Investors in an apparent Phnom Penh-based pyramid scheme have been left in the lurch after the scheme’s entire management team fled the country, with hundreds of thousands of their investors’ dollars in tow.
ProfitPlus, a firm headed by Ukrainian national Mykola Papenin, set up in Cambodia in the middle of 2015 and quickly began advertising 25 per cent monthly dividends to budding investors.
The firm’s vast profits were supposedly reaped through investments in foreign gambling operations.
But on December 18, Papenin and his entire team of about six or seven people, composed of nationals from former Soviet Union countries such as Kazakhstan, Russia and Ukraine, disappeared.
“I think they scammed us for sure,” said one former Cambodian employee, who invested $1,000 in ProfitPlus and oversaw contracts the firm signed with clients.
The employee is one of four investors who filed a fraud complaint to the Phnom Penh Municipal Court on January 5 accusing Papenin of stealing $23,000 of their money.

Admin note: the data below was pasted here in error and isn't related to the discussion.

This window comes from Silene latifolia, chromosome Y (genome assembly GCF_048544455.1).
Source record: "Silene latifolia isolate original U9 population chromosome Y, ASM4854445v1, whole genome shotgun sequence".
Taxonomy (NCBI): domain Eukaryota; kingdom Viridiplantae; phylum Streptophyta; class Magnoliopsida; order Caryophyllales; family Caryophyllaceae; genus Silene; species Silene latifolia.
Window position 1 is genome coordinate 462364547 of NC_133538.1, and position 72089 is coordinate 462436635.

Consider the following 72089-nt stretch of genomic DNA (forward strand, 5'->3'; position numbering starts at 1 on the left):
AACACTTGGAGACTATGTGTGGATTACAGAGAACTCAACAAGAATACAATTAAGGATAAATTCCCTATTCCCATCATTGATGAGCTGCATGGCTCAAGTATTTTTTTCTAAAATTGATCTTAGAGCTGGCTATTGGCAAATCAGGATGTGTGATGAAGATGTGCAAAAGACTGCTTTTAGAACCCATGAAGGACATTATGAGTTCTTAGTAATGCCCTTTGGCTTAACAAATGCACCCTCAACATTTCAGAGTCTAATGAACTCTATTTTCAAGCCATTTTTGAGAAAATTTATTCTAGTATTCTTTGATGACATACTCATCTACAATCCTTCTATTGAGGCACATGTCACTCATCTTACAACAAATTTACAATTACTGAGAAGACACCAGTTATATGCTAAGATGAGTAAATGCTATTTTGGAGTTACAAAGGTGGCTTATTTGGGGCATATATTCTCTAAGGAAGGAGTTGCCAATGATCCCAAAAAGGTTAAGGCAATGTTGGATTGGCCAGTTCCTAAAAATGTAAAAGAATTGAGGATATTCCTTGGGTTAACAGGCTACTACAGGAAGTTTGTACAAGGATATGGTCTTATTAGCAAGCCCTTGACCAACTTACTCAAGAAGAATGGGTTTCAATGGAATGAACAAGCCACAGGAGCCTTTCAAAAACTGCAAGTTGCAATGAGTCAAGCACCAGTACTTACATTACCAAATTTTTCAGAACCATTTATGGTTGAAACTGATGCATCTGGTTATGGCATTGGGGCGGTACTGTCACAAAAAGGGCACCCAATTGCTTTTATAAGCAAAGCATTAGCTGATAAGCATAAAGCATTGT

The money is only a small slice of the total pie, according to the ex-employee, who declined to be named.
“I don’t know exactly, but probably at least $200,000 to $300,000,” he said.
The company had nearly 100 investors, the employee was told, and operated in Thailand as well.
Unknown to its clients, however, ProfitPlus was being investigated by authorities prior to its management’s escape.
In an email to the Post, National Bank of Cambodia director general Chea Serey said the Securities and Exchange Commission of Cambodia ordered a suspension of ProfitPlus’ activities at the end of November because it needed to obtain an appropriate license.
She said the NBC began to monitor the company in case it began taking deposits. The NBC visited its office in December, but it was already closed save for a few staff, who promised the license was being sought.
“We haven’t heard from them since,” Serey wrote. It was shortly after the NBC’s visit that Papenin and his crew fled the country, the employee said. Only four investors signed on to the complaint because the rest were convinced their money was gone forever.
Joseph Lovell, managing partner at BNG legal, said “exotic” financial products are still new to many Cambodians, and to the authorities, whose actual enforcement lacked “sophistication” at times.
The ex-employee said his case was hopeless, but still wants some form of justice.
“Just put [Papenin] on the blacklist to make sure he does not come to Cambodia again.”
Municipal court officials overseeing the case could not be reached yesterday.
Additional reporting by Chhay Channyda